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Have you ever experienced guilt for watching porn while in a relationship with a significant other, or even felt the need to hide the fact from them? Like many others, you are likely the unwitting consumer of deeply embedded cultural misconceptions that emphasize the negative impacts of pornography use on the quality of romantic relationships.

The internet seems to be jammed with arguments on why you should not let your partner watch porn, what it means for your sexual attraction to one another and, even, why it is a form of virtual infidelity. Science, on the other hand, begs to differ with these widespread beliefs, according to Western University professor and pornography expert Taylor Kohut.

Kohut’s research shows that people report more positive than negative effects of using pornography within relationships. Although pornography use is correlated with poor relationship functioning to some extent, it is unclear whether this is directly caused by porn consumption.

“One possibility is that using pornography decreases your satisfaction with your sex life; another possibility is that when you have low satisfaction with your sex life, you turn to pornography as a substitute,” explained Kohut. “And currently, not just in my research, but in the research that exists in the published record, we don't do a good job of disentangling those two possibilities.”

Kohut emphasized other research gaps in terms of considering third-effect confounding variables that might be mediating the relationship between porn use and relationship quality. For example, he explained a recent study showed that frequency of masturbation is correlated with lower relationship happiness, and once it is controlled for, the negative association between porn use and relational happiness not only disappears, but evidence points to a slightly positive association. 

Kohut’s more recent findings indicate that relationship functioning tends to be lower when one partner views porn and the other does not, compared to cases where either both or neither partners use porn.

“If people are similar in their behaviours with respect to porn use, it appears that they don’t suffer these detriments that you might expect," he said.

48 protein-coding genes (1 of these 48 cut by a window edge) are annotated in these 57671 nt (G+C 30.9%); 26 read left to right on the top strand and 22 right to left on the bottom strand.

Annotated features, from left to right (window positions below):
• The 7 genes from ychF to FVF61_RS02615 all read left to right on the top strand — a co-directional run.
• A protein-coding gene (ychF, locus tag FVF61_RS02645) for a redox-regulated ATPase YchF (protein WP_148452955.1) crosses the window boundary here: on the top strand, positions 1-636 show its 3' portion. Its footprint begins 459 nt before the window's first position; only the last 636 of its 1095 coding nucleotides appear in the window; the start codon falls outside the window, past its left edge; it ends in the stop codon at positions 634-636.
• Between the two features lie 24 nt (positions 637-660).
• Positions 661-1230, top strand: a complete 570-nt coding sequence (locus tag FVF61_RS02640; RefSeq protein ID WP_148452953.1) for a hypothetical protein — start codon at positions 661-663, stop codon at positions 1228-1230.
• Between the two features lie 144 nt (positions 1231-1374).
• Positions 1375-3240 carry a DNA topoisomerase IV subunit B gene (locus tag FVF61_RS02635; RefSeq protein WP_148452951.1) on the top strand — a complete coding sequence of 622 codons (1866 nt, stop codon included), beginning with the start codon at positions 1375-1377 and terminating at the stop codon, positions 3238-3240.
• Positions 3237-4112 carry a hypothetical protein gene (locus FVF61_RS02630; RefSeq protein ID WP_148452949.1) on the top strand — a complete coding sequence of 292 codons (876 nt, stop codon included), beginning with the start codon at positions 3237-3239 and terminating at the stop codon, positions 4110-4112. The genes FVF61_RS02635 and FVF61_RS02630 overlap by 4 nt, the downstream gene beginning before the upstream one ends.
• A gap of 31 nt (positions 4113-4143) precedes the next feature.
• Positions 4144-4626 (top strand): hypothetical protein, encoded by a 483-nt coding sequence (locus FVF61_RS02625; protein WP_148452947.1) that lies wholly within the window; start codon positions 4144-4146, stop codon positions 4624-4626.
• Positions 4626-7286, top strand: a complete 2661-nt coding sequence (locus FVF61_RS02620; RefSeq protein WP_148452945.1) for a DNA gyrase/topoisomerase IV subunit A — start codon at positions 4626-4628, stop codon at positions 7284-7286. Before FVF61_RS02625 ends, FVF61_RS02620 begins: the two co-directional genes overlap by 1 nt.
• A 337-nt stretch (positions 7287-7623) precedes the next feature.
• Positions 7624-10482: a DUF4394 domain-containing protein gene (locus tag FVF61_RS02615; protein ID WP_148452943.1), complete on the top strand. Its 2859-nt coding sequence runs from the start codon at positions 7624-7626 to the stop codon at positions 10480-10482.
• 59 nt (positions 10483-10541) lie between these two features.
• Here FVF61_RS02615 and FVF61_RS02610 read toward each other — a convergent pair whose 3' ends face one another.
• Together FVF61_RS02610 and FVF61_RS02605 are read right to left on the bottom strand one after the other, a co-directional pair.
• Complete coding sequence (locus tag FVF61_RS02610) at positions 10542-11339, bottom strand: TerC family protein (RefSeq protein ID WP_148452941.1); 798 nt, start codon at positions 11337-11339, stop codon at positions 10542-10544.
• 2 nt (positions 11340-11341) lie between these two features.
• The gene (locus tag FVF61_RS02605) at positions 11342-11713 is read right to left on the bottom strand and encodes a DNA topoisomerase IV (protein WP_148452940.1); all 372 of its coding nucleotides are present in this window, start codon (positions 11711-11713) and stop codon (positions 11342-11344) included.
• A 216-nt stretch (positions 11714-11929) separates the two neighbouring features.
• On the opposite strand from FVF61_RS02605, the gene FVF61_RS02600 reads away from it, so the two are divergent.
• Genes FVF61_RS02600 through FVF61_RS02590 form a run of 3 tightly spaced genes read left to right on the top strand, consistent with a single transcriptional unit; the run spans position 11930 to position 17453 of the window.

In terms of pornography’s positive effects, people report it introduces novelty and elements of exploration to sexual relationships and helps them learn what they like and don’t like.

This is particularly true for sexual minorities, explained Kohut, who often come to understand their sexual differences and other identity-related information through pornography. Further, porn use can help facilitate sexual relationships under specific conditions, such as sexual dysfunctions.

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Why do we think porn is bad for relationships?

Considering the limited research that links porn use to relationship ruin, the prevalence of these beliefs can be startling. Kohut attributes these misconceptions to several factors. Specifically, research on popular media discussions of pornography use shows they often centre on its harms with respect to sex addiction and porn addiction, as well as relationships.

“We are what we eat,” he said. “If you're consuming media every day, that's telling you that you should be scared of porn, you're going to be more scared of porn."

Further, he explained the fear of sexual representations stems from the Judeo-Christian roots of Western culture. The Roman Empire was replete with pornographic imagery presented on walls, murals, pottery and mosaics, all of which was censored once the empire was overcome by Christianity. For this reason, views of sexual morality are tied to dominant religious views.

Other factors that shed a negative light on pornography and contribute to these misconceptions involve concerns over the role of pornography in promoting the devaluation and subjugation of women in both sexual and non-sexual ways, explained Kohut.

In addition, recent years have seen a rise in concerns and discussions over sex addiction, which has created a booming industry for treatments.

“There is now a fairly large and lucrative treatment industry that is based around treating people with sex and pornography addictions, and it is in their best economic interest to continue to promote the idea that pornography is harmful in various aspects of people's lives, including their relationships,” said Kohut.

While these factors all shed a far-reaching negative light on porn use, only you can judge the impact of pornography on your relationship with your partner.

Kohut explained the significance of considering whether it is truly problematic or you just think it is because of that guilt or anxiety that you might feel. He emphasized the importance of having these discussions early on in a committed relationship.

“The best advice is to talk to your partner, find out what their expectations are and, if you disagree with your partner, to negotiate boundaries on your behaviour that you both find acceptable,” he said.

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